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The big shareholder groups in DNB ASA (OB:DNB) have power over the company. Generally speaking, as a company grows, institutions will increase their ownership. Conversely, insiders often decrease their ownership over time. Companies that have been privatized tend to have low insider ownership.
DNB is a pretty big company. It has a market capitalization of øre243b. Normally institutions would own a significant portion of a company this size. Our analysis of the ownership of the company, below, shows that institutions are noticeable on the share registry. Let’s delve deeper into each type of owner, to discover more about DNB.
What Does The Institutional Ownership Tell Us About DNB?
Many institutions measure their performance against an index that approximates the local market. So they usually pay more attention to companies that are included in major indices.
We can see that DNB does have institutional investors; and they hold 49% of the stock. This suggests some credibility amongst professional investors. But we can’t rely on that fact alone, since institutions make bad investments sometimes, just like everyone does. When multiple institutions own a stock, there’s always a risk that they are in a ‘crowded trade’. When such a trade goes wrong, multiple parties may compete to sell stock fast. This risk is higher in a company without a history of growth. You can see DNB’s historic earnings and revenue, below, but keep in mind there’s always more to the story.
DNB is not owned by hedge funds. There are plenty of analysts covering the stock, so it might be worth seeing what they are forecasting, too.
Insider Ownership Of DNB
While the precise definition of an insider can be subjective, almost everyone considers board members to be insiders. Company management run the business, but the CEO will answer to the board, even if he or she is a member of it.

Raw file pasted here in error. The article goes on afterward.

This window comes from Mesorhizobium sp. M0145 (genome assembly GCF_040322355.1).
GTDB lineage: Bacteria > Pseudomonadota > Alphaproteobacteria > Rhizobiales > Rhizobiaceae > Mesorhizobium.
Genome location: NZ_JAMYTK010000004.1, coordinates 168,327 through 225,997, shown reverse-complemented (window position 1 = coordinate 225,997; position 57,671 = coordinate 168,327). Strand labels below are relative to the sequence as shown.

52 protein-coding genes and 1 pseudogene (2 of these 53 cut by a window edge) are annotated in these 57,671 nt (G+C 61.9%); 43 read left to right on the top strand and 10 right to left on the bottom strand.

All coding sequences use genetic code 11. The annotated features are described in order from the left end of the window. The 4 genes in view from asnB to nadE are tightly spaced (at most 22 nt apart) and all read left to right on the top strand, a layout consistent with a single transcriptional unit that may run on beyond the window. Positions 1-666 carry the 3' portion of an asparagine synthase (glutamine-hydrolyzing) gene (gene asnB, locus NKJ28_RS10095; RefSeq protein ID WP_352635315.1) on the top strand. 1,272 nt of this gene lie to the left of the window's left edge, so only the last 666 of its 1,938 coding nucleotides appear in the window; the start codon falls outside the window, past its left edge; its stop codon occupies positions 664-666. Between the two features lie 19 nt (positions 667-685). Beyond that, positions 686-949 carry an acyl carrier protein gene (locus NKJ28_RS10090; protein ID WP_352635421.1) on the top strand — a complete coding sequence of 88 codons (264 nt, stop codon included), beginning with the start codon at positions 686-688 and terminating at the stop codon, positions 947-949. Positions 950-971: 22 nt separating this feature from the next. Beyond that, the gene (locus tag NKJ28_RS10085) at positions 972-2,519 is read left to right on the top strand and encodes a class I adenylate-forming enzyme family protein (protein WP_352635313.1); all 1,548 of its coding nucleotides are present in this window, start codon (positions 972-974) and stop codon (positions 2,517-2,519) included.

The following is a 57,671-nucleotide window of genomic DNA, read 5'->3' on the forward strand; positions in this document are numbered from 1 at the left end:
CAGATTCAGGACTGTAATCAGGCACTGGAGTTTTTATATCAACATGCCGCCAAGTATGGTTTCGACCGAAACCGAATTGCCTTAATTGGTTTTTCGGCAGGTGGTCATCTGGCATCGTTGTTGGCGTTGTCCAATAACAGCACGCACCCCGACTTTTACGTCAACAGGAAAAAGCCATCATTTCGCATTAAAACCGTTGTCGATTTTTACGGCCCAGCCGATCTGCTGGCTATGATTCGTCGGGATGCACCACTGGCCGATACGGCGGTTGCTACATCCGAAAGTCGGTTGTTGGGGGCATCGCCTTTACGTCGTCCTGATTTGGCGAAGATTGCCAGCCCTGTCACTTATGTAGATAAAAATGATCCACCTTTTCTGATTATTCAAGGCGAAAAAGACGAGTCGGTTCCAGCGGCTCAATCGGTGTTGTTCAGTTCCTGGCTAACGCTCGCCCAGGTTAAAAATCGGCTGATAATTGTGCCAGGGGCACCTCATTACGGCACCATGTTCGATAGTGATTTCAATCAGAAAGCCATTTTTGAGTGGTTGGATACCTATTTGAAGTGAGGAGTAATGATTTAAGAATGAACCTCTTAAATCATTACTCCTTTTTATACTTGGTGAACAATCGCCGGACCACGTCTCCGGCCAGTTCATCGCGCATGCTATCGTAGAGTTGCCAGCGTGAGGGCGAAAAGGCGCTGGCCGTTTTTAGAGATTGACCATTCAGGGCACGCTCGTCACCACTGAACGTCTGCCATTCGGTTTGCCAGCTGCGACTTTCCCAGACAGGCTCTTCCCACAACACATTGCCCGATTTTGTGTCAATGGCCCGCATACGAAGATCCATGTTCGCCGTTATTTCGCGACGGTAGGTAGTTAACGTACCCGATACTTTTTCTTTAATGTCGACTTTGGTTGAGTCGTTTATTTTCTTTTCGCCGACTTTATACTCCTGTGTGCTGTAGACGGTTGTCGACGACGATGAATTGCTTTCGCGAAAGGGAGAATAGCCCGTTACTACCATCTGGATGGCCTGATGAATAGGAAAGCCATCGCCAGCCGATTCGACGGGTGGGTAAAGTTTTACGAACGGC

Most consider insider ownership a positive because it can indicate the board is well aligned with other shareholders. However, on some occasions too much power is concentrated within this group.
Our most recent data indicates that insiders own less than 1% of DNB ASA. As it is a large company, we’d only expect insiders to own a small percentage of it. But it’s worth noting that they own øre83m worth of shares. In this sort of situation, it can be more interesting to see if those insiders have been buying or selling.
General Public Ownership
The general public, with a 17% stake in the company, will not easily be ignored. While this group can’t necessarily call the shots, it can certainly have a real influence on how the company is run.
While it is well worth considering the different groups that own a company, there are other factors that are even more important.
I like to dive deeper into how a company has performed in the past. You can find historic revenue and earnings in this detailed graph.
If you would prefer discover what analysts are predicting in terms of future growth, do not miss this free report on analyst forecasts.
NB: Figures in this article are calculated using data from the last twelve months, which refer to the 12-month period ending on the last date of the month the financial statement is dated. This may not be consistent with full year annual report figures.
We aim to bring you long-term focused research analysis driven by fundamental data. Note that our analysis may not factor in the latest price-sensitive company announcements or qualitative material.
If you spot an error that warrants correction, please contact the editor at firstname.lastname@example.org. This article by Simply Wall St is general in nature. It does not constitute a recommendation to buy or sell any stock, and does not take account of your objectives, or your financial situation. Simply Wall St has no position in the stocks mentioned. Thank you for reading.